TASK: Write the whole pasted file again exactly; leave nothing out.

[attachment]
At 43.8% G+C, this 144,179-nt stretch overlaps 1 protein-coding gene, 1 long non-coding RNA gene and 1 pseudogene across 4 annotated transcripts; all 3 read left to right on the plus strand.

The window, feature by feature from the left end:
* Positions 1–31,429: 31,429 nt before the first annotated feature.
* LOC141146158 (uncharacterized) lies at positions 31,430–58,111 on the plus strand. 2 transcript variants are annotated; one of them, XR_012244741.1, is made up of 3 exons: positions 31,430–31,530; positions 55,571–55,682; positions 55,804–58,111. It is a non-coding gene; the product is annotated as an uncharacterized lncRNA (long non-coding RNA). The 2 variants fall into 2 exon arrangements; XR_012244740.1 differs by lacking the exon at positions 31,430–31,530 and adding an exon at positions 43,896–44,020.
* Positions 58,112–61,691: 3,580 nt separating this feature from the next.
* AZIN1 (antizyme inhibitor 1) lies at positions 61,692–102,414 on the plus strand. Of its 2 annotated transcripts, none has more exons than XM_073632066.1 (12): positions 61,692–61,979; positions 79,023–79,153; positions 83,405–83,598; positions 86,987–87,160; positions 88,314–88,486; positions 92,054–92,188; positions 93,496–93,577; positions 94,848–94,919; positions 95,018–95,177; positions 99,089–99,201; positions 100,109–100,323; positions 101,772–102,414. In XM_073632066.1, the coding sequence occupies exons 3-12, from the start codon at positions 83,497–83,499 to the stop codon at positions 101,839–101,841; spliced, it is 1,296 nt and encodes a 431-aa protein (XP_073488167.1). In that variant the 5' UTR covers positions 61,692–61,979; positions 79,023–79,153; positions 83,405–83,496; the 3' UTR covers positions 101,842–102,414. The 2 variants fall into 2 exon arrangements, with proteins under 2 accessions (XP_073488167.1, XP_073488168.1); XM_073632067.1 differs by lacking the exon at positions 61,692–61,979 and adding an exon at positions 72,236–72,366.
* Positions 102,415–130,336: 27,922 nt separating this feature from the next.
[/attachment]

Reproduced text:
At 43.8% G+C, this 144,179-nt stretch overlaps 1 protein-coding gene, 1 long non-coding RNA gene and 1 pseudogene across 4 annotated transcripts; all 3 read left to right on the plus strand.

The window, feature by feature from the left end:
* Positions 1–31,429: 31,429 nt before the first annotated feature.
* LOC141146158 (uncharacterized) lies at positions 31,430–58,111 on the plus strand. 2 transcript variants are annotated; one of them, XR_012244741.1, is made up of 3 exons: positions 31,430–31,530; positions 55,571–55,682; positions 55,804–58,111. It is a non-coding gene; the product is annotated as an uncharacterized lncRNA (long non-coding RNA). The 2 variants fall into 2 exon arrangements; XR_012244740.1 differs by lacking the exon at positions 31,430–31,530 and adding an exon at positions 43,896–44,020.
* Positions 58,112–61,691: 3,580 nt separating this feature from the next.
* AZIN1 (antizyme inhibitor 1) lies at positions 61,692–102,414 on the plus strand. Of its 2 annotated transcripts, none has more exons than XM_073632066.1 (12): positions 61,692–61,979; positions 79,023–79,153; positions 83,405–83,598; positions 86,987–87,160; positions 88,314–88,486; positions 92,054–92,188; positions 93,496–93,577; positions 94,848–94,919; positions 95,018–95,177; positions 99,089–99,201; positions 100,109–100,323; positions 101,772–102,414. In XM_073632066.1, the coding sequence occupies exons 3-12, from the start codon at positions 83,497–83,499 to the stop codon at positions 101,839–101,841; spliced, it is 1,296 nt and encodes a 431-aa protein (XP_073488167.1). In that variant the 5' UTR covers positions 61,692–61,979; positions 79,023–79,153; positions 83,405–83,496; the 3' UTR covers positions 101,842–102,414. The 2 variants fall into 2 exon arrangements, with proteins under 2 accessions (XP_073488167.1, XP_073488168.1); XM_073632067.1 differs by lacking the exon at positions 61,692–61,979 and adding an exon at positions 72,236–72,366.
* Positions 102,415–130,336: 27,922 nt separating this feature from the next.